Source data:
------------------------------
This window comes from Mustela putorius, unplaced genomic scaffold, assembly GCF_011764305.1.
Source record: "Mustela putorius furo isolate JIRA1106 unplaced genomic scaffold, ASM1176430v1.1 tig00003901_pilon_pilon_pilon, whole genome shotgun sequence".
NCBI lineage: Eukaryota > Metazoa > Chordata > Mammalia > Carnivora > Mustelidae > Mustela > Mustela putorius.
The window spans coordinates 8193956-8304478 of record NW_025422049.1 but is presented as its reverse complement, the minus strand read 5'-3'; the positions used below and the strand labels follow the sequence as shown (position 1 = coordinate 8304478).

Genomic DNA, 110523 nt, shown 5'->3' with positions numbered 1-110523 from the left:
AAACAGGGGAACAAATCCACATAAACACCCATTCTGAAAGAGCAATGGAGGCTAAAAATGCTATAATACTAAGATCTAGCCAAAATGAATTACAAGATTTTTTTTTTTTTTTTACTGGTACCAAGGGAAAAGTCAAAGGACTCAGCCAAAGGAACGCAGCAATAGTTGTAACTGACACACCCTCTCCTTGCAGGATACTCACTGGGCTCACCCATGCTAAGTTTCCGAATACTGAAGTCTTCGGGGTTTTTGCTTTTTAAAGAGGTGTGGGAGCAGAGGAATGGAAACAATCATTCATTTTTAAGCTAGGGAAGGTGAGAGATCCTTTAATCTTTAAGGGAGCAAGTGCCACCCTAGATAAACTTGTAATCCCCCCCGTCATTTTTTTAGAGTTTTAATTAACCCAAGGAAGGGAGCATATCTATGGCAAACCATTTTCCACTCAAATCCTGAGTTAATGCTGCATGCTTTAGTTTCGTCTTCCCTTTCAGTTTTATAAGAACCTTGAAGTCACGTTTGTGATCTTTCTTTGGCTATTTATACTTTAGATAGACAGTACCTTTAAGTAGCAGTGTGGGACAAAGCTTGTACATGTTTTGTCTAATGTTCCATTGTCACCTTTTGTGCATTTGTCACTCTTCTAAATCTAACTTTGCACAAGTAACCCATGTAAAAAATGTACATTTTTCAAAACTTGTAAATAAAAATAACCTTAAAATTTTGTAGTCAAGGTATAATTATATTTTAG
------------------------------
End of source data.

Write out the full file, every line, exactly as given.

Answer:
This window comes from Mustela putorius, unplaced genomic scaffold, assembly GCF_011764305.1.
Source record: "Mustela putorius furo isolate JIRA1106 unplaced genomic scaffold, ASM1176430v1.1 tig00003901_pilon_pilon_pilon, whole genome shotgun sequence".
NCBI lineage: Eukaryota > Metazoa > Chordata > Mammalia > Carnivora > Mustelidae > Mustela > Mustela putorius.
The window spans coordinates 8193956-8304478 of record NW_025422049.1 but is presented as its reverse complement, the minus strand read 5'-3'; the positions used below and the strand labels follow the sequence as shown (position 1 = coordinate 8304478).

Genomic DNA, 110523 nt, shown 5'->3' with positions numbered 1-110523 from the left:
AAACAGGGGAACAAATCCACATAAACACCCATTCTGAAAGAGCAATGGAGGCTAAAAATGCTATAATACTAAGATCTAGCCAAAATGAATTACAAGATTTTTTTTTTTTTTTTACTGGTACCAAGGGAAAAGTCAAAGGACTCAGCCAAAGGAACGCAGCAATAGTTGTAACTGACACACCCTCTCCTTGCAGGATACTCACTGGGCTCACCCATGCTAAGTTTCCGAATACTGAAGTCTTCGGGGTTTTTGCTTTTTAAAGAGGTGTGGGAGCAGAGGAATGGAAACAATCATTCATTTTTAAGCTAGGGAAGGTGAGAGATCCTTTAATCTTTAAGGGAGCAAGTGCCACCCTAGATAAACTTGTAATCCCCCCCGTCATTTTTTTAGAGTTTTAATTAACCCAAGGAAGGGAGCATATCTATGGCAAACCATTTTCCACTCAAATCCTGAGTTAATGCTGCATGCTTTAGTTTCGTCTTCCCTTTCAGTTTTATAAGAACCTTGAAGTCACGTTTGTGATCTTTCTTTGGCTATTTATACTTTAGATAGACAGTACCTTTAAGTAGCAGTGTGGGACAAAGCTTGTACATGTTTTGTCTAATGTTCCATTGTCACCTTTTGTGCATTTGTCACTCTTCTAAATCTAACTTTGCACAAGTAACCCATGTAAAAAATGTACATTTTTCAAAACTTGTAAATAAAAATAACCTTAAAATTTTGTAGTCAAGGTATAATTATATTTTAG